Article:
Eli C. Loshbaugh came into being near Dayton, Ohio, on September 15, 1854, but before he had knowledge of that rich and prosperous agricultural and manufacturing region, his parents, John and Sarah (Hartman) Loshbaugh moved, within the year of his birth, to Texas, where they remained two years and a half. They then changed to Iowa, and made their home in that state nine years, after which they took up their residence in Kansas, and there they remained until death ended their labors, the father dying in 1869, and the mother on July 14, 1894. He was a native of Germany and she of Ohio. Both were members of the Dunkard church, and in political faith he was a firm and loyal Republican. Of their seven children three are living: Eli C., the subject of this sketch; Laura, wife of Jacob Richel, of Newcastle, Colorado, and Orley, a resident of Indian Territory. Eli received a limited common-school education and remained at home assisting his parents on the farm until he was twenty-four. He then began to work independently for himself, hiring out on farms in the vicinity of his home. In 1879 he came to Colorado and located at Denver, where he remained two years working on ranches. From 1881 to 1886 he was at Durango and Telluride prospecting and mining. In the year last named he moved to Glenwood Springs and from there to Camp Defiance, where he passed the summer prospecting. In the autumn of 1887 he changed his base to Red Cliff and his occupation to getting out railroad ties under contract. From the fall of that year to the spring of 1898 he rented land and occupied himself in ranching. In April, 1898, he purchased one hundred acres of the ranch which he now owns, to which he has since added sixty acres, and here he has from that time been actively engaged in conducting general ranching and stock industry. One hundred acres of his land are under cultivation and produce good crops of the character common to the region and abundant supplies of fruit. He has an orchard of twelve acres which is very prolific and thrifty, and this he finds a source of considerable revenue. The water supply for his land is fair and its fertility is of a high order. During the last twelve years he has carried on a flourishing cattle industry with every care to the business needed to secure the best results. In fraternal connection he is an interested Odd Fellow, and in political faith an ardent Republican, especially in national affairs. On October 21, 1889, he was married to Miss Laura Leas, a native of Pennsylvania and daughter of Joseph and Sarah (Shurr) Leas. She was born on October 19, 1853, and died on March 27, 1901, leaving three of her four children to survive her, Silas L., Charles O., and Fannie. The other child died in infancy. Her father was an active Republican and for many years served as a justice of the peace. He died on August 29, 1891, having survived his wife, who passed away on June 7, 1858, thirty-three years of age, deeply lamented by all.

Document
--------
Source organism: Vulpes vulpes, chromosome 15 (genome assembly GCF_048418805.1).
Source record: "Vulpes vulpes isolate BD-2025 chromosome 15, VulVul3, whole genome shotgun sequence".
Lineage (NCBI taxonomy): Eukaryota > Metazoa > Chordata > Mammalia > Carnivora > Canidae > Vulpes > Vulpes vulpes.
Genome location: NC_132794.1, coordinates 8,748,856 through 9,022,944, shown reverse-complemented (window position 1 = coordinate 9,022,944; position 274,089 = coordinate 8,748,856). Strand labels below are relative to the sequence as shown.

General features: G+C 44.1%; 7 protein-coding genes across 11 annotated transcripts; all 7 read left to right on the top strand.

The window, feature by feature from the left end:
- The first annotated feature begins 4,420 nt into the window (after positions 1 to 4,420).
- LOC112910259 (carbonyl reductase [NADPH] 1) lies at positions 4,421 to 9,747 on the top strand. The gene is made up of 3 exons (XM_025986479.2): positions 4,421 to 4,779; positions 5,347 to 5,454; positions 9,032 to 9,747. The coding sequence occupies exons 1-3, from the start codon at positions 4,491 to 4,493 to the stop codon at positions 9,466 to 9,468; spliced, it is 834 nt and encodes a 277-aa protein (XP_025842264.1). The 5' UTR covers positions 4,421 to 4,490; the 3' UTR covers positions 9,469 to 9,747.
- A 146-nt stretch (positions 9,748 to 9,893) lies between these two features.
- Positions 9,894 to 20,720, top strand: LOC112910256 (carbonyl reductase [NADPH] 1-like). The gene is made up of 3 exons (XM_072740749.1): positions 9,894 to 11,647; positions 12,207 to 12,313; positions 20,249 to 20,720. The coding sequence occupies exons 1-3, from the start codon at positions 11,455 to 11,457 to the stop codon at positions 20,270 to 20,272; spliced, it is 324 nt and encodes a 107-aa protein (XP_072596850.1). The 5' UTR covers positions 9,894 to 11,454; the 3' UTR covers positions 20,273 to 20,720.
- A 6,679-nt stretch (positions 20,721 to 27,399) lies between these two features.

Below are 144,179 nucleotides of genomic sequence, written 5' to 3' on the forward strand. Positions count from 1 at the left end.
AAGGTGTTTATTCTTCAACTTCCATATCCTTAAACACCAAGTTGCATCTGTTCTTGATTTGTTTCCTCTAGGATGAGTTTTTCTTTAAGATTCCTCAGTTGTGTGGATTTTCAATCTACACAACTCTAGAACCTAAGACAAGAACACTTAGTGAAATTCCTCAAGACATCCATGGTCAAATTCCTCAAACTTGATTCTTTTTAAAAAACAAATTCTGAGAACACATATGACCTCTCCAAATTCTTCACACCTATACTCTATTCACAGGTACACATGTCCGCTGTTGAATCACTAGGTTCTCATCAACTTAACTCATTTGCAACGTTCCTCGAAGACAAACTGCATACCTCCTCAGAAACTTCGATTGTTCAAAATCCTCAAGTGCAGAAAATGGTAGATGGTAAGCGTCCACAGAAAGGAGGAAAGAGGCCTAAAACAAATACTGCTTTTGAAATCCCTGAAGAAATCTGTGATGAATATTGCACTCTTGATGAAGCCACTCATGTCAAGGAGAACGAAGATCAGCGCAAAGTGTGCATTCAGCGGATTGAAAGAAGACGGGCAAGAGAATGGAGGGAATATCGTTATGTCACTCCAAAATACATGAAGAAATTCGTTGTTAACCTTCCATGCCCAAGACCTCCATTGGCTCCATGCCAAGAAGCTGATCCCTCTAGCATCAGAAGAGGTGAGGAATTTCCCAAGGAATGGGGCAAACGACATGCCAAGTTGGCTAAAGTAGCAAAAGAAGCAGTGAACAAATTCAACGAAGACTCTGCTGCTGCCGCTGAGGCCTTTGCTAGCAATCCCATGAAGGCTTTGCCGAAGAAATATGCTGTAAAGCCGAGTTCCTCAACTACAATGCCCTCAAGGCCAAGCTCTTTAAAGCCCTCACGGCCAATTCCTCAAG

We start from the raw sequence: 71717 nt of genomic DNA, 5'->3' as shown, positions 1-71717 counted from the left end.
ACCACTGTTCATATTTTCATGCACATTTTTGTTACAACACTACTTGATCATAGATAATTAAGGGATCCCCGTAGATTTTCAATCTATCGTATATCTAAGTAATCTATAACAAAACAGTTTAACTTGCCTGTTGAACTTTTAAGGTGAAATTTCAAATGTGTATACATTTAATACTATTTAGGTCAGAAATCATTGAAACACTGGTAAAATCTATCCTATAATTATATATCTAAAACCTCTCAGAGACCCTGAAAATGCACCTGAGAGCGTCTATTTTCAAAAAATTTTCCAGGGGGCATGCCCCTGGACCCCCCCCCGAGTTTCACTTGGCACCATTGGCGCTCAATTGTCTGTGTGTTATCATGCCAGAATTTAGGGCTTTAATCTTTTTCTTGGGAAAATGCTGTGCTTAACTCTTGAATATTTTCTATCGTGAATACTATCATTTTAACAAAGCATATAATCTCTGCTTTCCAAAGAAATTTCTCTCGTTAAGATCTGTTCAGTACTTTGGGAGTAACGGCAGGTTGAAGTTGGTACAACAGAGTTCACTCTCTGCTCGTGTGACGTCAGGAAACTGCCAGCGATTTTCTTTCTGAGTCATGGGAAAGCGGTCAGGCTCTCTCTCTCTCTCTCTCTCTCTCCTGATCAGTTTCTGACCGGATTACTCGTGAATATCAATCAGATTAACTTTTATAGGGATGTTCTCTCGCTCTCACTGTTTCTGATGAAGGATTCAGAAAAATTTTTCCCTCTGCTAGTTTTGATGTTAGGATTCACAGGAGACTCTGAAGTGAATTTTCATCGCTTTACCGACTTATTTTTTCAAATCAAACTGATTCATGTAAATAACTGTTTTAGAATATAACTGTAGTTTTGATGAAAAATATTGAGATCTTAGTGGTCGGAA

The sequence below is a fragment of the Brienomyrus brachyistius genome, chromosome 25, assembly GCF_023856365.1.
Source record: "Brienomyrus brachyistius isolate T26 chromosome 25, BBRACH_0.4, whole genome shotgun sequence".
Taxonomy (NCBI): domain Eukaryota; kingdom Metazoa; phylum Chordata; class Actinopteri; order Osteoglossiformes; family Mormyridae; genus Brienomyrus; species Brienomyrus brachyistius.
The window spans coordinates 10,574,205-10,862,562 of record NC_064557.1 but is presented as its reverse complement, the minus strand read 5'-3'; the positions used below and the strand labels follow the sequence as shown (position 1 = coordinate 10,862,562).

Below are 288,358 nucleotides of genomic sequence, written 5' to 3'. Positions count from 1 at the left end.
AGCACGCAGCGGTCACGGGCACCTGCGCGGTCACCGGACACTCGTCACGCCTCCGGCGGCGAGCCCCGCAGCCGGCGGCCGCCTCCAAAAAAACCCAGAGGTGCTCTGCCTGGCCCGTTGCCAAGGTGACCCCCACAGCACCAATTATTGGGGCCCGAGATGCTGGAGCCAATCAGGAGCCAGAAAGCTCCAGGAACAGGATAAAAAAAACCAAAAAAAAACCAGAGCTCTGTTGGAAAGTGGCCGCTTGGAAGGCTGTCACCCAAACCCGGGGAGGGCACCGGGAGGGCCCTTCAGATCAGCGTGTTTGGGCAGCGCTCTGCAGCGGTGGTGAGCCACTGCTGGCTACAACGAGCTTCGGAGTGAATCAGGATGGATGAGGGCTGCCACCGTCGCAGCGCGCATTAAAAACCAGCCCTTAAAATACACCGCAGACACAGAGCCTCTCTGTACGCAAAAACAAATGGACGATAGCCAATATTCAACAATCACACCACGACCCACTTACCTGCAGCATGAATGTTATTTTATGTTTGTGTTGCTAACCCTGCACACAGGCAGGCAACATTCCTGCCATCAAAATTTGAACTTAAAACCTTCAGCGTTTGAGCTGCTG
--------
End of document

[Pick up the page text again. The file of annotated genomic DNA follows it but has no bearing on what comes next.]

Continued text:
Source: Bowen, A. W. Progressive Men of Western Colorado. Chicago: A. W. Bowen & Co., Publishers. 1905.